The Times in its main paper gave the book a second review in its issue of 2 July 1935 when they described its plot as "ingenious" and commented on the fact that Christie had evolved a method of presenting a crime in a confined space (with reference to The Mystery of the Blue Train and Murder on the Orient Express) which "however often employed, never loses its originality."[4]

Isaac Anderson in The New York Times Book Review of 24 March 1935 began his column, "Murder by poisoned dart, such as primitive savages blow from blow-guns, ceased long ago to be a novelty in detective fiction, and murder in an airplane is by way of becoming almost as common as murder behind the locked doors of a library, but the combination of poisoned dart and plane is probably unique. Not that such minor matters are of the slightest consequence to the reader; the main thing is that this is an Agatha Christie story, featuring Hercule Poirot, who is, by his own admission, the world's greatest detective." He concluded, "This is a crime puzzle of the first quality, and a mighty entertaining story besides."[5]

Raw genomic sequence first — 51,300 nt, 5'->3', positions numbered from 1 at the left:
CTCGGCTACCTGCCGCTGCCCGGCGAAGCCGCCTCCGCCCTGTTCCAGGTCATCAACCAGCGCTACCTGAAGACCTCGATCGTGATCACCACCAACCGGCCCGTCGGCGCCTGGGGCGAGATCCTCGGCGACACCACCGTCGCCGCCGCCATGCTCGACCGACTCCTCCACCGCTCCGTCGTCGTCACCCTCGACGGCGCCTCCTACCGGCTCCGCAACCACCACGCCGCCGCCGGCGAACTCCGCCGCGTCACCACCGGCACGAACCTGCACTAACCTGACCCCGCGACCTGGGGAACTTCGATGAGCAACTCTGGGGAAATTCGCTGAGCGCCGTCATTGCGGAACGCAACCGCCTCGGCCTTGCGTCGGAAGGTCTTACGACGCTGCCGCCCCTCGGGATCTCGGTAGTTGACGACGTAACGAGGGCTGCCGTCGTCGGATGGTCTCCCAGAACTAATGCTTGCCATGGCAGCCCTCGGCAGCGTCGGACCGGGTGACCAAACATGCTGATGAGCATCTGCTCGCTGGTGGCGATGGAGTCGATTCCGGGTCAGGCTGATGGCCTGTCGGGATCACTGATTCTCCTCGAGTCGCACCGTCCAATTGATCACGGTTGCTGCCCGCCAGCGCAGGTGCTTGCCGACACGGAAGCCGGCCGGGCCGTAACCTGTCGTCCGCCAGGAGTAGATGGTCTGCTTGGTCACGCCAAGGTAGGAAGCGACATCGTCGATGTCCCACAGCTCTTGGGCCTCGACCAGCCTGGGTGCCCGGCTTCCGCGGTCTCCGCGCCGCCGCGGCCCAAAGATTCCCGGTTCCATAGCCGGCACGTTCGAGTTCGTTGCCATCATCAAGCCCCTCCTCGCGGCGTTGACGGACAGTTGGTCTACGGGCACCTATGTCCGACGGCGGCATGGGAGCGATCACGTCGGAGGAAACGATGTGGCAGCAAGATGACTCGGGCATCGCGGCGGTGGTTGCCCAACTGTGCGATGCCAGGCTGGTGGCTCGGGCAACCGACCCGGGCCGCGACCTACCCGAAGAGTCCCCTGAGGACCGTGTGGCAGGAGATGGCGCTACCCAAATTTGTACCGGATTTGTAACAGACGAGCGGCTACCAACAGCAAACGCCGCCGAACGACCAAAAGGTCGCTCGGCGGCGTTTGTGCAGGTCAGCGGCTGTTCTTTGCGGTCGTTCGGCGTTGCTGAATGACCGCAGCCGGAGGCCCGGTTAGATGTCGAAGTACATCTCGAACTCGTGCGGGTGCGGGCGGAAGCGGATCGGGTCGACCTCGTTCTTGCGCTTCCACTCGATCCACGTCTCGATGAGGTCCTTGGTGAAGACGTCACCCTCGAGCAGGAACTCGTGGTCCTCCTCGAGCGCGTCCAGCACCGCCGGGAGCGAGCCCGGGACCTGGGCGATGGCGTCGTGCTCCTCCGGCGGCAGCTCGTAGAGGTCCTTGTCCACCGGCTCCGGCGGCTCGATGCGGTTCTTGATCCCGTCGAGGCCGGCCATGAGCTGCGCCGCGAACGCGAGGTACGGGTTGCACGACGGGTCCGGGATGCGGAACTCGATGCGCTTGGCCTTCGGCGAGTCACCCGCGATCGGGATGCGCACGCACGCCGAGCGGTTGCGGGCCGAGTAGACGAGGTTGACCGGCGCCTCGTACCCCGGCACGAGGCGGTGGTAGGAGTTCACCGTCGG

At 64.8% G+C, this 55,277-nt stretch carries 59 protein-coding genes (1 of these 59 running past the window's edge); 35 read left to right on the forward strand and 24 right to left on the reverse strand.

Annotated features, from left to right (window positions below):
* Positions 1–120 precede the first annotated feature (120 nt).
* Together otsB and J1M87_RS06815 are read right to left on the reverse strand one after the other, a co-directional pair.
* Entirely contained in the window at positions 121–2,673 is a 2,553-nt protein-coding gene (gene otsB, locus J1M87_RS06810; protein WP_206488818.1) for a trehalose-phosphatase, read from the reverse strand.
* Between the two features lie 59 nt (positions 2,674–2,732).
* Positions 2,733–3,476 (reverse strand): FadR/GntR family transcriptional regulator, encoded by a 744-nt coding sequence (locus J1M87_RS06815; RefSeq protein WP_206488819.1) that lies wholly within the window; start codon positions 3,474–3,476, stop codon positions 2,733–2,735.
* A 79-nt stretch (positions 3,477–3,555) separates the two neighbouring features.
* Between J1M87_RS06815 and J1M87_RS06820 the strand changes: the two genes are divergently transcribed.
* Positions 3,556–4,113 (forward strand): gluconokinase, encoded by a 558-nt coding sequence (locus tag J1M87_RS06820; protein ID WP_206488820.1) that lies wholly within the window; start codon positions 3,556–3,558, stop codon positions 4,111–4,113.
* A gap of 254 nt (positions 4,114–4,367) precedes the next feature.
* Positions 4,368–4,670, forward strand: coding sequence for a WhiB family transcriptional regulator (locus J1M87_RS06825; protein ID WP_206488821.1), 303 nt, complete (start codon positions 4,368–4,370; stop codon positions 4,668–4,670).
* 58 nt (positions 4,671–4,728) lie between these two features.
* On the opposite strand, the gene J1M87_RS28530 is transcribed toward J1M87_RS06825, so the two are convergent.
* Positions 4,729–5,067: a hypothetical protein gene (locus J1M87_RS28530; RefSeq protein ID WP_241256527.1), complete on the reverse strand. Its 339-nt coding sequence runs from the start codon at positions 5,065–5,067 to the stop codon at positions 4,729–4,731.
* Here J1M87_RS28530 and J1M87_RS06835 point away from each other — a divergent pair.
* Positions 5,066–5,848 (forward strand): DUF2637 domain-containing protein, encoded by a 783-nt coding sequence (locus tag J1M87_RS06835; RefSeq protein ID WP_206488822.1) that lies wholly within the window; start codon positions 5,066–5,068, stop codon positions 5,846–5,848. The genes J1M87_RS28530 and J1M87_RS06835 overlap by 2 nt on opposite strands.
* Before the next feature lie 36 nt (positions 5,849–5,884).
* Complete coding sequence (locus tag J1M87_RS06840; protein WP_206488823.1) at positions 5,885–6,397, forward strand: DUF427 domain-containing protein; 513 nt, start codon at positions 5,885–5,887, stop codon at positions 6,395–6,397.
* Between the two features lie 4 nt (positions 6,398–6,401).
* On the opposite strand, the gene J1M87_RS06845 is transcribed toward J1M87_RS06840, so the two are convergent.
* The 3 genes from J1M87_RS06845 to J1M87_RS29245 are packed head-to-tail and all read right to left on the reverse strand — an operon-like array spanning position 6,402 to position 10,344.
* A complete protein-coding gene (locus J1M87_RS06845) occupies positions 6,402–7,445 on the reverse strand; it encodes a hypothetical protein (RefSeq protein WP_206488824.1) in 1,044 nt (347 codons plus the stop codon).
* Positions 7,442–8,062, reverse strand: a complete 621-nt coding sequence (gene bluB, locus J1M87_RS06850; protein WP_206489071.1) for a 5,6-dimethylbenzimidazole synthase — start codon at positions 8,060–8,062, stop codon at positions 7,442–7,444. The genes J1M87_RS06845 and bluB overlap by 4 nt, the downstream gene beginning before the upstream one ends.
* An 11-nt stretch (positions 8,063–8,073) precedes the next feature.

In The Observer's issue of 30 June 1935, "Torquemada" (Edward Powys Mathers) started his review, "My admiration for Mrs. Christie is such that with each new book of hers I strain every mental nerve to prove that she has failed, at last, to hypnotise me. On finishing Death in the Clouds, I found that she had succeeded even more triumphantly than usual." He concluded, "I hope that some readers of this baffling case will foresee at least the false denouement. I did not even do that. Agatha Christie has recently developed two further tricks: one is, as of the juggler who keeps on dropping things, to leave a clue hanging out for several chapters, apparently unremarked by her little detective though seized on by us, and then to tuck it back again as unimportant. Another is to give us some, but by no means all, of the hidden thoughts of her characters. We readers must guard against these new dexterities. As for Poirot, it is only to him and to Cleopatra that a certain remark about age and custom is strictly applicable. But might not Inspector Japp be allowed to mellow a little, with the years, beyond the moron stage?"[6]